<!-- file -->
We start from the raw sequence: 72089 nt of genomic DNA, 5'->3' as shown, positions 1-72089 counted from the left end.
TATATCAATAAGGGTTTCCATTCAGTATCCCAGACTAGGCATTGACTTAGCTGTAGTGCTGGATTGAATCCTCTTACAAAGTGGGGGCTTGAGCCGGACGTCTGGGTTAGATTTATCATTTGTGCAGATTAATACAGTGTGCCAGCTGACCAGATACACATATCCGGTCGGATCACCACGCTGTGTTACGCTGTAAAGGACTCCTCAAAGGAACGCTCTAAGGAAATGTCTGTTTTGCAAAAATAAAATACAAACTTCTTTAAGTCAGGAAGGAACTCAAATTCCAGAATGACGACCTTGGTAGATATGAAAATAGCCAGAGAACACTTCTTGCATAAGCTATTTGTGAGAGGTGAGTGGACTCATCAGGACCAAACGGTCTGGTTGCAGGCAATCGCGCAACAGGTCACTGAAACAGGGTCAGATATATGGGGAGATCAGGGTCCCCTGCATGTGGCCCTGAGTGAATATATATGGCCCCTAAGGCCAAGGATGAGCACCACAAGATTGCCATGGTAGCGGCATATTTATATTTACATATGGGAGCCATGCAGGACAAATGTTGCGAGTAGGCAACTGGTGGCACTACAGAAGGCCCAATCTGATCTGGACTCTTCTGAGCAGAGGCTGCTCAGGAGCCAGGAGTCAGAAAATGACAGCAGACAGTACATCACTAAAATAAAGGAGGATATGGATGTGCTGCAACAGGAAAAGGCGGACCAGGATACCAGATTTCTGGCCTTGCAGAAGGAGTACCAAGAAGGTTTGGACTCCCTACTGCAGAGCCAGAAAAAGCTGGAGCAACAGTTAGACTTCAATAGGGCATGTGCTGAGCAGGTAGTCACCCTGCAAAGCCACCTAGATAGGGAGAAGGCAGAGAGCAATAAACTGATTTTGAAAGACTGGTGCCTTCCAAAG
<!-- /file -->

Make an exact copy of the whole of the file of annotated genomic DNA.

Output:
We start from the raw sequence: 72089 nt of genomic DNA, 5'->3' as shown, positions 1-72089 counted from the left end.
TATATCAATAAGGGTTTCCATTCAGTATCCCAGACTAGGCATTGACTTAGCTGTAGTGCTGGATTGAATCCTCTTACAAAGTGGGGGCTTGAGCCGGACGTCTGGGTTAGATTTATCATTTGTGCAGATTAATACAGTGTGCCAGCTGACCAGATACACATATCCGGTCGGATCACCACGCTGTGTTACGCTGTAAAGGACTCCTCAAAGGAACGCTCTAAGGAAATGTCTGTTTTGCAAAAATAAAATACAAACTTCTTTAAGTCAGGAAGGAACTCAAATTCCAGAATGACGACCTTGGTAGATATGAAAATAGCCAGAGAACACTTCTTGCATAAGCTATTTGTGAGAGGTGAGTGGACTCATCAGGACCAAACGGTCTGGTTGCAGGCAATCGCGCAACAGGTCACTGAAACAGGGTCAGATATATGGGGAGATCAGGGTCCCCTGCATGTGGCCCTGAGTGAATATATATGGCCCCTAAGGCCAAGGATGAGCACCACAAGATTGCCATGGTAGCGGCATATTTATATTTACATATGGGAGCCATGCAGGACAAATGTTGCGAGTAGGCAACTGGTGGCACTACAGAAGGCCCAATCTGATCTGGACTCTTCTGAGCAGAGGCTGCTCAGGAGCCAGGAGTCAGAAAATGACAGCAGACAGTACATCACTAAAATAAAGGAGGATATGGATGTGCTGCAACAGGAAAAGGCGGACCAGGATACCAGATTTCTGGCCTTGCAGAAGGAGTACCAAGAAGGTTTGGACTCCCTACTGCAGAGCCAGAAAAAGCTGGAGCAACAGTTAGACTTCAATAGGGCATGTGCTGAGCAGGTAGTCACCCTGCAAAGCCACCTAGATAGGGAGAAGGCAGAGAGCAATAAACTGATTTTGAAAGACTGGTGCCTTCCAAAG